“Oh, crap, I left the GameShark at my friend’s house!” (Sony Pictures)

A few weeks ago, I let my 7-year-old son see “The Goonies.” I figured that as a boy who likes to get himself into as many life-threatening situations as possible, he’d enjoy it. I had completely forgotten that the first line a child says is “Oh, s—.” And then said word is repeated — a lot — throughout the film. Just send the Mother of the Year Award to my house, thanks.

It won’t happen again with “Pixels,” no matter how much he begs. It’s the PG-13 story of three friends (Adam Sandler, Josh Gad and Kevin James) who use their skills with classic video games to save the planet. (Unfortunately, they are successful and the world does not end, which meant I had to see the entirety of “Pixels.”) It has zero occurrences of what my son now calls “the S-word that means poop,” but its language is so much more harmful.

I don’t know how to explain what a “slut-seeking missile” is, or why the phrase appears twice in the first 20 minutes. I am happy that he thinks “the B-word” is “butt,” not the B-word I can’t print here, which pops up multiple times. I am not prepared to examine with him why, when Gad’s character gives a drill-instructor-style dressing-down to a bunch of Navy SEALS, he feels compelled to switch from calling them “maggots” to calling them “girl maggots.”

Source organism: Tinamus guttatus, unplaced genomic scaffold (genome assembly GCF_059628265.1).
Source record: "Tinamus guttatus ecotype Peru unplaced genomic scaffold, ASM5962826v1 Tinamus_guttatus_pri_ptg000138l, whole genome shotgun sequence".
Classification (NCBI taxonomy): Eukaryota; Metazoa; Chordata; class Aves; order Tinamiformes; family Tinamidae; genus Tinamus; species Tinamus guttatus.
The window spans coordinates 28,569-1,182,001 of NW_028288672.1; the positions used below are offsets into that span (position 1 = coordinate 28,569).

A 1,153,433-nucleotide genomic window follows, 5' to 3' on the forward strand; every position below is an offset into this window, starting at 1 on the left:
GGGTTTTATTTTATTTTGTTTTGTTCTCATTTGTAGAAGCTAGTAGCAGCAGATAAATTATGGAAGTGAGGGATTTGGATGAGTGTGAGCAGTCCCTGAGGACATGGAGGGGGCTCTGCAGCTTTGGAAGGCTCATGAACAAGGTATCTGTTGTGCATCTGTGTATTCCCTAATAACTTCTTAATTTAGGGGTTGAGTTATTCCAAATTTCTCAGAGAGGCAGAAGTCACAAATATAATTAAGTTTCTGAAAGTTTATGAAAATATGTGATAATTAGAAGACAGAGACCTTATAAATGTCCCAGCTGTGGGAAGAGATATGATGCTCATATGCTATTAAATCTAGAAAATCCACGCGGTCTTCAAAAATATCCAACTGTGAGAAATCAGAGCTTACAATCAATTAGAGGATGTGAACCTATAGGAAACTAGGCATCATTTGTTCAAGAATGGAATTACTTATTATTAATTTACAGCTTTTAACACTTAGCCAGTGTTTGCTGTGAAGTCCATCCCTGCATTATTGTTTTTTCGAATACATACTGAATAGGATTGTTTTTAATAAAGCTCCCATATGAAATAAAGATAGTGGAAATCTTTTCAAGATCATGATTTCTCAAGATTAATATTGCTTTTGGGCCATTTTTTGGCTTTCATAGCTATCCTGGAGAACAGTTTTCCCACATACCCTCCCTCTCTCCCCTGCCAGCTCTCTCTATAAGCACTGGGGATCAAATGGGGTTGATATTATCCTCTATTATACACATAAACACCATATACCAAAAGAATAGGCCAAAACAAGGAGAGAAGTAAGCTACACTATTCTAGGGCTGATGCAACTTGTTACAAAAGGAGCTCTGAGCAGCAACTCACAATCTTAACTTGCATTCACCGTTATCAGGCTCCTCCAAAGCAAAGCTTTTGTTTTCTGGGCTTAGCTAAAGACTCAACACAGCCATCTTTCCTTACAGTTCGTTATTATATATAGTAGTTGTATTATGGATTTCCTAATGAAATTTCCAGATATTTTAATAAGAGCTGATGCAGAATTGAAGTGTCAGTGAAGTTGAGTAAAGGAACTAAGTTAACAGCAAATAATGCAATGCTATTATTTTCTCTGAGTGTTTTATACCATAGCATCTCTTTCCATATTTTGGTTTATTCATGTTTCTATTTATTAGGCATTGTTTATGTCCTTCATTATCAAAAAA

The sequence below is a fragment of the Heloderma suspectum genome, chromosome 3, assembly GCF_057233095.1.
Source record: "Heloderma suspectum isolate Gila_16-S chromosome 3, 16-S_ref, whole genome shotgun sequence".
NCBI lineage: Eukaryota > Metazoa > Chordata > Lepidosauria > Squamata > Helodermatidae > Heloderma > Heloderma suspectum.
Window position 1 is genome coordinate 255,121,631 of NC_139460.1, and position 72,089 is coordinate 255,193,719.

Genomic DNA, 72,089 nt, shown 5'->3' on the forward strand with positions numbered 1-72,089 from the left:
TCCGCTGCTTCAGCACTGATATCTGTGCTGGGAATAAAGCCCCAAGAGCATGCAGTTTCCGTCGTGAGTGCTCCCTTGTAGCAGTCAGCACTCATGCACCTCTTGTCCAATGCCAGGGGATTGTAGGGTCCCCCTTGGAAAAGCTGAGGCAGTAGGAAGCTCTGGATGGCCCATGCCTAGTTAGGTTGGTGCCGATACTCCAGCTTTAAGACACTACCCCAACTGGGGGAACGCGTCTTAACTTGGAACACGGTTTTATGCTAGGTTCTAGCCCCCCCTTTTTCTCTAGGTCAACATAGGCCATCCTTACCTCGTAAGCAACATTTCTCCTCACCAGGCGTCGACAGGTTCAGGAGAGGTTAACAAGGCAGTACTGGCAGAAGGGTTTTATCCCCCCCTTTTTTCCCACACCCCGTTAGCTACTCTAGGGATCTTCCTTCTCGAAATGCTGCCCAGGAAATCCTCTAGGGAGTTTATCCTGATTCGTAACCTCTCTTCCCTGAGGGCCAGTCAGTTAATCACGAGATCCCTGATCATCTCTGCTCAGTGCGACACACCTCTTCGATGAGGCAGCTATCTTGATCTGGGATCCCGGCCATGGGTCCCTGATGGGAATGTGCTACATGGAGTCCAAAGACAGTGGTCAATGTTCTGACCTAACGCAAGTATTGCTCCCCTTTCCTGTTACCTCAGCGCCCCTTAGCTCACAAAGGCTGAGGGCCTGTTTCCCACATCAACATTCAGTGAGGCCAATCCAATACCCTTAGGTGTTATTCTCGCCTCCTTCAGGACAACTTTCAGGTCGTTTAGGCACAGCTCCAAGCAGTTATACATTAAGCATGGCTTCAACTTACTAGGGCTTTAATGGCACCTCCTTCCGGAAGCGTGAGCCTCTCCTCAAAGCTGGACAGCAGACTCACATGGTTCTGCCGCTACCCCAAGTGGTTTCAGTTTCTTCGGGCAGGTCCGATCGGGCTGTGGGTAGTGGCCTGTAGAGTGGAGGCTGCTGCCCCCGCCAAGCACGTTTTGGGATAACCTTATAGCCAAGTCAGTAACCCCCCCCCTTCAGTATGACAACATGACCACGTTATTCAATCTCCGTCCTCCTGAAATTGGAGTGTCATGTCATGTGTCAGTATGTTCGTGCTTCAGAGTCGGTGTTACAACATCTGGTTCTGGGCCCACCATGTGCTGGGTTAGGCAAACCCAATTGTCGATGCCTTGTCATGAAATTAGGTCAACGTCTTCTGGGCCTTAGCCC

Beyond the language, I am in no mood for a conversation about why every woman in the first 18 minutes of the movie (I checked) is either sexualized or ridiculed, a trope that, by the end of the film, extends to Serena Williams and Martha Stewart. Or why Josh Gad ends up married to Lady Lisa, a Kitana-like video game character who is apparently mute and is literally a trophy. Oh, and don’t worry — there’s a good dose of homophobia and a sprinkling of racial fetishization, in case the misogyny doesn’t bother you.

The S-word that means poop is inappropriate for children, even though it won’t really harm them (or anyone else, for that matter). The overarching attitude of “Pixels,” though, will, because it teaches that the gaming world has no space for women unless they are generated by a computer called something like the Boobinator 10000.

So I told my son he won’t be seeing it. Now I have a very mad little boy — but I’m pretty confident it’ll make him a better man in the end.

Read more The Reelist columns:

Will ‘Trainwreck’ finally end the ‘are women funny’ debate?

We can make better movies for kids than ‘Minions’

‘Inside Out’ is a kids’ movie without villains, princesses or cool cars — and that’s a good thing